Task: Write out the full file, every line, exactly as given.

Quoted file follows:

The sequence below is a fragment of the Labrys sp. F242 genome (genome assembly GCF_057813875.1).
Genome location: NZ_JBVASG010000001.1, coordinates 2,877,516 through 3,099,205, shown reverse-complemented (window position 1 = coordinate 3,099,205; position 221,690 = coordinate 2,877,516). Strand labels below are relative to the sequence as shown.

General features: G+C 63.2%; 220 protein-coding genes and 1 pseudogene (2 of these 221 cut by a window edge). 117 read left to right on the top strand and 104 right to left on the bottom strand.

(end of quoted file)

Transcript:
The sequence below is a fragment of the Labrys sp. F242 genome (genome assembly GCF_057813875.1).
Genome location: NZ_JBVASG010000001.1, coordinates 2,877,516 through 3,099,205, shown reverse-complemented (window position 1 = coordinate 3,099,205; position 221,690 = coordinate 2,877,516). Strand labels below are relative to the sequence as shown.

General features: G+C 63.2%; 220 protein-coding genes and 1 pseudogene (2 of these 221 cut by a window edge). 117 read left to right on the top strand and 104 right to left on the bottom strand.